Memoir draws from three decades as an Adirondacks environmental powerbroker
By Brad Edmondson
Former Adirondack Council lobbyist Bernard Melewski advises: “Find out what motivates the people you need to take action. Convince them that your goal is something they also want.”
Melewski’s new memoir, “Inside the Green Lobby: The Fight to Save the Adirondack Park” is drawn from three decades as an environmental powerbroker in Albany. He is a fine storyteller and the book should be irresistible to political junkies, but it is also worthwhile for those who don’t know much about how a bill becomes a law. People often think of politics as a game of competing ideas where the outcome depends on who spends the most money. But that is only part of the truth. Melewski adds missing pieces.
Legislative politics is about relationships. Lobbyists study legislators the way thieves study doors and windows. They case the joint, trying not to attract attention to themselves as they look for ways to unlock lawmakers’ votes. Information can be more powerful than money. That is why Melewski often brought an intern along to the state Capitol. “The intern helped me read the room, like a second camera,” he said. “If a senator says something and his staffers make faces at each other, that tells you something.”
The core of the book is about the long, dramatic and unsuccessful attempt to upgrade environmental protection in the Adirondack Park between 1989 and 1993. It is the most convincing account of that struggle yet published, and it contains several revelations that are, to an Adirondack history geek like me, truly startling.
Melewski joined The Adirondack Council in 1990, just before a commission appointed by Gov. Mario Cuomo released “The Adirondacks in the Twenty-First Century.” As the book opens, he was reading a smuggled copy of the report on the train. Melewski realized immediately it was tone-deaf to political realities. Its 245 recommendations were confusing and too aggressive and its primary goal was to prevent development in the vast majority of the park. “They’re going to piss a lot of people off with this,” Melewski concluded. He was right.
Read a series of short vignettes that tells the story of the at-times contentious campaign to create the Adirondack Park Agency.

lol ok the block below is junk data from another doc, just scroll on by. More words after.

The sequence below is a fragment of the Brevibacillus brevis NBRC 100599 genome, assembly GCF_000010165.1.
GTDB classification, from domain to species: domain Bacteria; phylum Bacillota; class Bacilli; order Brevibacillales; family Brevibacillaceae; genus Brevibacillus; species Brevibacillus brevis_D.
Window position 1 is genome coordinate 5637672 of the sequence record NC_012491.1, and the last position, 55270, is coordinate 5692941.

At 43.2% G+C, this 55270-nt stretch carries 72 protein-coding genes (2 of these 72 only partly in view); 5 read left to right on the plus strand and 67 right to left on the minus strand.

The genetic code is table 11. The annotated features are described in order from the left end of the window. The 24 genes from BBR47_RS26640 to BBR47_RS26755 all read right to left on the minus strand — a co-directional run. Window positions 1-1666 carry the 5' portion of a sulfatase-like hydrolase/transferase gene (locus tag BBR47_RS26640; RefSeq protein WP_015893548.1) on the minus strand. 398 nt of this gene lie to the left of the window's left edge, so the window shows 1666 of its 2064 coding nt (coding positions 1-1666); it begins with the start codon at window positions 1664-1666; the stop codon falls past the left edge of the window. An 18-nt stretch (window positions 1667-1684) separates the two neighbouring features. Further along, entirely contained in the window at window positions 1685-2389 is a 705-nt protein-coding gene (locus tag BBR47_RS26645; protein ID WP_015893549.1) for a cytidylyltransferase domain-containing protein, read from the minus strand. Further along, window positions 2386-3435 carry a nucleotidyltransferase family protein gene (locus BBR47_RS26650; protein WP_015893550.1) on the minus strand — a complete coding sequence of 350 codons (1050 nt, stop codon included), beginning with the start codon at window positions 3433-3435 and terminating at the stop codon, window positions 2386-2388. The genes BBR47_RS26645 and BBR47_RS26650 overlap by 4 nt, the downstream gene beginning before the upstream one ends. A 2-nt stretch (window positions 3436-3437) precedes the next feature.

Adapted from the book “A Wild Idea: How the Environmental Movement Tamed the Adirondacks,” author Brad Edmondson interviewed more than 50 people who fought for and against the APA, some of whom have since died.
Opponents of the report were well-funded and skillful, and they waged a damaging publicity war against the Adirondack Council and its allies for several years. But the enviros soldiered on, and in 1993, they succeeded in negotiating a major deal. Mario Cuomo’s budget contained funds to buy a few choice parcels to add to the Forest Preserve. Melewski and others took it up with Sen. Ron Stafford, whose district encompassed the eastern half of the Adirondacks. Stafford’s approval was essential. As chairman of the Senate Finance Committee, he could block critical statewide legislation and nothing happened in his district without his approval.
Stafford wanted to move the Adirondack Park Agency out of the executive budget and make it an independent commission. Melewski said yes and the governor’s people did, too, but one board member of the Council, Harold Jerry, was convinced that moving the APA would kill it. Jerry had been the staff director of the commission that set up the APA in 1971. He was convinced that the APA needed gubernatorial protection to survive.
Harold Jerry might also have been Ron Stafford’s closest friend. He asked Stafford to kill the deal, and Stafford did it as a personal favor to him. Jerry resigned from the Council soon after, and bitter feelings lingered on both sides for years.
Tension between Adirondack environmental activists has always been a problem. In the late 1950s, two legendary figures, Paul Schaefer and John Apperson, took opposing sides on a bitter fight over the proposed route of Interstate 87 (the Northway). Schaefer and Apperson, who had worked together for decades, never spoke to each other again.
Some activists, like Apperson, are proudly determined to fight any proposed compromise to Article 14 of the state Constitution, known as the “forever wild” clause. They are committed to the vision of a vast wilderness. Others, like Schaefer and Melewski, might agree in principle—but they also engage in the annual give and take of legislative sessions. Hardcore activists often portray lobbyists as mere traders whose deal-making blinds them to more important principles. Melewski disagrees. “The perfect can be the enemy of the good,” he said. “It’s OK to compromise if you know you’ll be back next year to keep pushing. And it’s fine to say what ought to be done, but it doesn’t mean much until you make sure that the funding and votes are there for it.” He points to the Environmental Protection Fund established by the legislature in 1994, one year after Jerry sank the Council’s land deal. The fund provides hundreds of millions of dollars per year for land protection and other measures.
“I was never worried about the moral consequences of what I was doing,” Melewski said. “I wrote ‘Inside the Green Lobby’ to show people how the system really works.”
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